June 29, 2012
By Jacob Combs
Any time marriage equality is up for a popular vote, ballot language is key: it influences the way voters think about the measure at hand and can either help or hinder advocates’ attempts to fully explain their positions. In mid-June, the Maine Secretary of State released proposed ballot language that didn’t include an affirmation of religious exemptions, and marriage equality advocates in the state are planning to appeal his proposal. Similarly, both pro- and anti-marriage forces argued their sides in Washington state before a judge who released the final language for that measure in mid-March.
Yesterday, Minnesota Secretary of State Mark Ritchie announced his choice for a title for the state’s proposed constitutional ban on marriage equality, and it is very simple: “Limiting the Status of Marriage to Opposite Sex Couples.” Ritchie’s proposal went to Attorney General Lori Swanson on June 15, and there will most likely be an appeal process before the final language is decided upon.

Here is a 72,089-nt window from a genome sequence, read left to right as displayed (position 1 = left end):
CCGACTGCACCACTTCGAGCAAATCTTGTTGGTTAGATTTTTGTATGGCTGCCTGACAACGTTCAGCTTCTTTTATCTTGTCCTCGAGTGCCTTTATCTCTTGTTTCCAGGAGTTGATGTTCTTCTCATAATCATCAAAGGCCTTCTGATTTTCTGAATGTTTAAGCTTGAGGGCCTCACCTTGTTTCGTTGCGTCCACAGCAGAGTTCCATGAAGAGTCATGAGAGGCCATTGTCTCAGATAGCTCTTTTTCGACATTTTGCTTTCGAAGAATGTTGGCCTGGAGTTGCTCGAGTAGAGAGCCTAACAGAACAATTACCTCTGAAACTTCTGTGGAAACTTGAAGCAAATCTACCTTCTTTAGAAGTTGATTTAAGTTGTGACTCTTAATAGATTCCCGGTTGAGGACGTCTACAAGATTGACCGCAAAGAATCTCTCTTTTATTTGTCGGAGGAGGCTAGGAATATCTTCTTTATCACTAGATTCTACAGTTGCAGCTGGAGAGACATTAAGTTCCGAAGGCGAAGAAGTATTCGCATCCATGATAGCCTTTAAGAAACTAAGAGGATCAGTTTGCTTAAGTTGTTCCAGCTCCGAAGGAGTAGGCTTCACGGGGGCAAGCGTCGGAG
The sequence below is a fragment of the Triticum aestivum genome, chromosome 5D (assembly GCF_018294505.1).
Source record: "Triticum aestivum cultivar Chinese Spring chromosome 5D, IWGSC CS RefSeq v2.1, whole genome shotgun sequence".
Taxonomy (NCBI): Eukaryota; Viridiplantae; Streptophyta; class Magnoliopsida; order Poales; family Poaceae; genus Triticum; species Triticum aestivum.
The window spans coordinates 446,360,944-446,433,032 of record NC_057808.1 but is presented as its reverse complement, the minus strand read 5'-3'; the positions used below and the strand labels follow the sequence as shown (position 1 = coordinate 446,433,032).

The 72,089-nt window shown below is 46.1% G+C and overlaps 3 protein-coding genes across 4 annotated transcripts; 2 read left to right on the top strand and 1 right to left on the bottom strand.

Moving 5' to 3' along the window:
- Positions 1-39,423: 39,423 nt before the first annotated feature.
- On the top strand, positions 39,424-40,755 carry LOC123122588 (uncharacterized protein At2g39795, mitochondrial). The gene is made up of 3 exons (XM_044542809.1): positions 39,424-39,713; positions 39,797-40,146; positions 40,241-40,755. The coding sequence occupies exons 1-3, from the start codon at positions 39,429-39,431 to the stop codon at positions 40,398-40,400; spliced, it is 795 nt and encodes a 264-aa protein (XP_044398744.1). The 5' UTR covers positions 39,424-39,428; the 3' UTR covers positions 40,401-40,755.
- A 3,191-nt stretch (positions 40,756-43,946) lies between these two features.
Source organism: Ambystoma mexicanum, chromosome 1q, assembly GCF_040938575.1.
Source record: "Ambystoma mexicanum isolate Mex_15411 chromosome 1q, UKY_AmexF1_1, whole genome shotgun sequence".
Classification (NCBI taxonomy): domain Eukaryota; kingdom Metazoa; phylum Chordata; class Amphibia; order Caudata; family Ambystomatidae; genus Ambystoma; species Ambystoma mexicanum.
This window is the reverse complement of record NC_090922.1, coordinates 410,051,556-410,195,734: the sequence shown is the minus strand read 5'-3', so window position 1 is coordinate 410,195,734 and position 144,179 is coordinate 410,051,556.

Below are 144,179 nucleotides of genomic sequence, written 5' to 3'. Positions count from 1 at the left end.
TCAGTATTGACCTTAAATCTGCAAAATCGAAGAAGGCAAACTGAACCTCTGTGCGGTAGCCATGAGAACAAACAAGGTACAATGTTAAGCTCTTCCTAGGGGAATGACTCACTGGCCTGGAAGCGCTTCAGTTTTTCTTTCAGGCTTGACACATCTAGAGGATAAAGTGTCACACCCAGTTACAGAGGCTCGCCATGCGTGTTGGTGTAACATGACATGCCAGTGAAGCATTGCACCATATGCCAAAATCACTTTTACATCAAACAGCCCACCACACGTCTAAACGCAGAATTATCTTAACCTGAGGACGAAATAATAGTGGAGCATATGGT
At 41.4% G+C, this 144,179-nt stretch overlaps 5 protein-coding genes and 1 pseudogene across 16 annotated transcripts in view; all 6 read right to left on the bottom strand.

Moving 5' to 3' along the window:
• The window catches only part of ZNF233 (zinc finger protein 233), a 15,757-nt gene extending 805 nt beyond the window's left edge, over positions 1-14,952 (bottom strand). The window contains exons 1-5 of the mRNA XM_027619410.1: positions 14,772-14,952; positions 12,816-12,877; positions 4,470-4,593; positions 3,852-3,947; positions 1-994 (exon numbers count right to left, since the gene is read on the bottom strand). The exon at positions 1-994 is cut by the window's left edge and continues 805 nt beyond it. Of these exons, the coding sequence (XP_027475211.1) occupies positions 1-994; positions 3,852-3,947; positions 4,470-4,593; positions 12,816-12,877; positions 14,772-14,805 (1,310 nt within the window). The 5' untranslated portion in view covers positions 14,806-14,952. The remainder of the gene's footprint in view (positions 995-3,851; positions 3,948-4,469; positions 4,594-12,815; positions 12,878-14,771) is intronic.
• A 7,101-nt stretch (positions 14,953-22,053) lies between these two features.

Although it may not stand, Ritchie’s proposed language is clear and straightforward, and serves as a reminder to those of us who support marriage equality that our choice of language undoubtedly frames our success at least to some extent. It’s the reason we use the term ‘marriage equality’ on this site instead of ‘gay marriage’: the issue at hand isn’t a right to a new kind of marriage, but rather about equal access to the same kind of marriage.
In truth, Ritchie’s title is in some ways a technical misnomer: the status of marriage in Minnesota is already limited to opposite sex couples. But in emphasizing the fact that the amendment would maintain that limitation and keep marriage from loving same-sex couples, his proposed title shows anti-marriage efforts for what they really are. With any luck, the amendment’s final language will do something similar.